Review – Fracked
Have you ever wanted to play a game that was a supernatural Cliffhanger? Well, Fracked might just be your game. It puts you on a mountain top in an abandoned fracking facility overrun by interdimensional beings. You will be hanging from helicopters, skiing down slopes, and hanging on edges for dear life, all to find out the mystery behind what is being fracked.
Fracked is an action-adventure, first-person cover shooter that has found a way to use cover in a unique way. Typically in VR games you either need to physically crouch and lean down or use a button to toggle the character to crouch. nDreams has instead found a method that feels natural, without making you stand and crouch or artificially toggle. You can grab just about any corner in the game with one hand, and move yourself around that junction with ease. For instance, if you want to peek around a bend, grab the corner and pull your body to the side to move closer to the fork. This works for moving up and down as well. Grabbing the top of the railing while lifting upwards will bring your body down behind the cover.
(For some reason my pictures taken during gameplay all came out with a terrible aliasing and resolution. This is not a representation of the actual visuals in game.)
This mechanic worked extremely well: it felt very natural, and it’s one of the more unique aspects of the gameplay. Unfortunately, the general shooting gameplay doesn’t really evolve past simple cover shooting. There are action moments where you’ll be skiing down a slope and shooting at enemies, but these are rare and brief. Using your head to steer while skiing is fine, but no amount of accessibility options helped my motion sickness. I should note: this is not a normal thing for me in VR. There are moments in Fracked where the camera will pan around, which caused me to feel very dizzy. This also happened during the climbing sections. You can turn off the “auto turn” while climbing, but for some reason the motion still got to me every time.
Luckily, going back to the shooting sections helped calm my sickness, but unfortunately the cover shooting just got stale. You start with a standard pistol only, which is fine as it gets the job done. You’ll quickly get a sub-machine gun after that, but that’s it until the last couple chapters of the game. You’ll finally get to use other weapons like a shotgun, revolver, and grenade launcher, but these are one-time use weapons that disappear after the ammo is out. Since they only show up late in the game, there is a lot of Fracked that feels repetitive. There just isn’t enough variety in weapons or level design.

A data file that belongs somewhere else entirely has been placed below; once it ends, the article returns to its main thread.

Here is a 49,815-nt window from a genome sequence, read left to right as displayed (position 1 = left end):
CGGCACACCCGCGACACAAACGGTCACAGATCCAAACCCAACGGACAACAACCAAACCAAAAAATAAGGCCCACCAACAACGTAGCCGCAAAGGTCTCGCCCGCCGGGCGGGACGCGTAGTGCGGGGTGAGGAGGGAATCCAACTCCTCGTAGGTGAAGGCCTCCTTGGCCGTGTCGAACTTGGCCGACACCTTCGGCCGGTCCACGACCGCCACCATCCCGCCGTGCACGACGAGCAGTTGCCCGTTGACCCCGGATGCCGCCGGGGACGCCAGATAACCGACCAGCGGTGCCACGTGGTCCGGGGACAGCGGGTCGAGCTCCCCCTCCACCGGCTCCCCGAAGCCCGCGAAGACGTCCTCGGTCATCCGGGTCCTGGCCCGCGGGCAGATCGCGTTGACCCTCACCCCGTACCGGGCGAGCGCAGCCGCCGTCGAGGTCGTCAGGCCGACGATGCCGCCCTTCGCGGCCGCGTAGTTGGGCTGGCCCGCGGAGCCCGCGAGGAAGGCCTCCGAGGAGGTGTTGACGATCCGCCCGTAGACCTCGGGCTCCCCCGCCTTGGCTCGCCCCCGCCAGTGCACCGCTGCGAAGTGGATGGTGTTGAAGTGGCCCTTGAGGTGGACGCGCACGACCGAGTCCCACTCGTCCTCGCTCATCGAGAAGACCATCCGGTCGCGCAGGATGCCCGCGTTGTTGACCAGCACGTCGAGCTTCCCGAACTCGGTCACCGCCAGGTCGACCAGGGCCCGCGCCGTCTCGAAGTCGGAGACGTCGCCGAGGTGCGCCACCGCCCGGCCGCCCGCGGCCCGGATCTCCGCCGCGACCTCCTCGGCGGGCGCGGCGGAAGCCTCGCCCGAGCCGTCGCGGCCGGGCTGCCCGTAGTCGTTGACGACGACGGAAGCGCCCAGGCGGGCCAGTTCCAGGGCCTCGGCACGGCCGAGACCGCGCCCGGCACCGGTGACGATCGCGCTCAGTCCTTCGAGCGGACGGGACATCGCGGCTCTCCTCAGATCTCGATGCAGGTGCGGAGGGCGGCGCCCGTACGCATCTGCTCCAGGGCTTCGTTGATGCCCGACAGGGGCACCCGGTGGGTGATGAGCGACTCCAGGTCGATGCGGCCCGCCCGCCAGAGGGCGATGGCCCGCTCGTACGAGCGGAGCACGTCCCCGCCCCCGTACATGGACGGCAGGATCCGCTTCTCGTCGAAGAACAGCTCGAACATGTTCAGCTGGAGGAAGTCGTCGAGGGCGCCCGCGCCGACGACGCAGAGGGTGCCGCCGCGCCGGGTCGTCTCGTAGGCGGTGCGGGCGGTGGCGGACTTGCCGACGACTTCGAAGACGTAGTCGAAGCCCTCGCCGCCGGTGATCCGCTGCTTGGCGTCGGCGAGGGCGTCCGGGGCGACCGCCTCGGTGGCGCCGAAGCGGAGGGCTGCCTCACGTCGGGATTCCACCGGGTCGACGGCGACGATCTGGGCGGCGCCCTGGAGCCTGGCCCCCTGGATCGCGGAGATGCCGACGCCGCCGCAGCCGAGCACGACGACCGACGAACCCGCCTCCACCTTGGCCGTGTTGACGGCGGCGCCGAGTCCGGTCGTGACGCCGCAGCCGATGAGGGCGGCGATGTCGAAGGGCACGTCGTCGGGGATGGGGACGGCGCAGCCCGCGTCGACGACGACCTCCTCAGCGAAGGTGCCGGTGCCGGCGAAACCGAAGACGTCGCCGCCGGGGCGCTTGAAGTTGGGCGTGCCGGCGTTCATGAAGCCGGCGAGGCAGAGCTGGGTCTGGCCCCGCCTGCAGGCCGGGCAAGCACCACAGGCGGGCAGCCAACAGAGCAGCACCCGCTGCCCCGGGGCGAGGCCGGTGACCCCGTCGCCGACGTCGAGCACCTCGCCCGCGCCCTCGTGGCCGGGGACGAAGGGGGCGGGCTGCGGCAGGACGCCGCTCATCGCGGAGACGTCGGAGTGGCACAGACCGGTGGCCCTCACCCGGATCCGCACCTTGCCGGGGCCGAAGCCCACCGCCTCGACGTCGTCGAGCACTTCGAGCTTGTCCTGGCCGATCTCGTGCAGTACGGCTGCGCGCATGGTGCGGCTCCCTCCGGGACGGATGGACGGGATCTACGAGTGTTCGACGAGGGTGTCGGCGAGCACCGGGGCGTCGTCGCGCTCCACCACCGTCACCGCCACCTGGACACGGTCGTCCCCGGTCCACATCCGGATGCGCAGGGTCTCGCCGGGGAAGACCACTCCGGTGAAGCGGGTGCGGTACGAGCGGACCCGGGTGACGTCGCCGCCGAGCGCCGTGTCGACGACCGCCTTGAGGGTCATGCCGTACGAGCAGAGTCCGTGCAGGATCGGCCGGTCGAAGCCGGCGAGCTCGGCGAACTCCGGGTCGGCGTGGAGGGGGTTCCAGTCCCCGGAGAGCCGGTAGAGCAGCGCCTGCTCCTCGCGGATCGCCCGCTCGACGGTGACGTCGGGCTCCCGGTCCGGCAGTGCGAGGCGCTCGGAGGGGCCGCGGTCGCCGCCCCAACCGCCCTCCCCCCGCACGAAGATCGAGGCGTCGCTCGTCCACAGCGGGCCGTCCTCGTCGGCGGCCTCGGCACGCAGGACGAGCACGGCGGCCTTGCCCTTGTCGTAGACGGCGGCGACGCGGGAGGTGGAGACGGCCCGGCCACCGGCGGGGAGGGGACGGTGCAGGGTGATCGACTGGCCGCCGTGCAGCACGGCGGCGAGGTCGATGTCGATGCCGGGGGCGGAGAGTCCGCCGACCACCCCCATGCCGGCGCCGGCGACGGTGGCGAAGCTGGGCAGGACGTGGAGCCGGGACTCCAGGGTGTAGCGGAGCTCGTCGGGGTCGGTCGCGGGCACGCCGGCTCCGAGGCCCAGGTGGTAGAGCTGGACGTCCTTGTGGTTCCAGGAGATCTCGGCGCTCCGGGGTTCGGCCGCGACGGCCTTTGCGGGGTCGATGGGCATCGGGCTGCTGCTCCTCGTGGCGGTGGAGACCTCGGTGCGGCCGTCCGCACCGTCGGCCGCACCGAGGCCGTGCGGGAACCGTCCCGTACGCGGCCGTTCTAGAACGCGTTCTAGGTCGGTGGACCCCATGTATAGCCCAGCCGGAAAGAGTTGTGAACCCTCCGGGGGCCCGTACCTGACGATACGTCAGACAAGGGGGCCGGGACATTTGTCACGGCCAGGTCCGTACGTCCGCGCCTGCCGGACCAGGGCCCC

Unfortunately, the lack of variety trickles down to the enemy design as well. You have normal soldiers, stronger soldiers, a kamikaze, and a big tank guy, and that’s it. Granted, Fracked isn’t a very long game, but the fact that I was feeling bored with the weapons and enemies within three hours isn’t great. That being said, I really liked the overall design of the game. The art style with its cel-shaded bold lines and its painterly design looks really good. I just wish there was more variety in the enemies and weapons.
The sound design is hit and miss with it offering some good voice acting and soundtrack, but it’s missing the general sound effects and guns. The weapons don’t have any punch to them in the sound design, which makes them feel very weak to use. Even the power weapons, like the revolver and shotgun, weren’t satisfying with the shot feedback. The soundtrack is actually great though, offering a wide range of music that fits the action on screen, as well as the tense parts of climbing a falling tram.
Fracked isn’t a bad game; it actually brought forth one of my favorite cover shooting mechanics I’ve used in a VR game. The mechanics are fine, the initial weapons work, and the enemies can be tough; but beyond the first hour, I was ready for it to introduce something new. We have supernatural interdimensional themes, but no crazy weapons to use or over-the-top enemies to take on. We have this gorgeous art style, but it doesn’t do anything bold with it. There are great ideas here, it just never advances itself and ends up becoming stale.
I really enjoyed the cel-shaded look with the painterly art style, and the color palette pops nicely. The enemy designs lacked variety, however.
The general movement felt natural, interactions were intuitive, and the cover system works really well for VR. There is also a lack of variety with the weapons.
The voice acting and soundtrack are solid, as well as the general sound design. However, the weapons lack any punch or weight and weren’t satisfying.
Fun Factor: 5.0
There are moments of fun action during the skiing parts or when you’re basically Cliffhanger, however the gameplay never evolves leaving the last half feeling stale. I also had a lot of moments of motion sickness which is not normal for me.
Final Verdict: 6.5
Fracked is available now on PlayStation 4 PSVR.
Reviewed on PlayStation 5.
A copy of Fracked was provided by the publisher.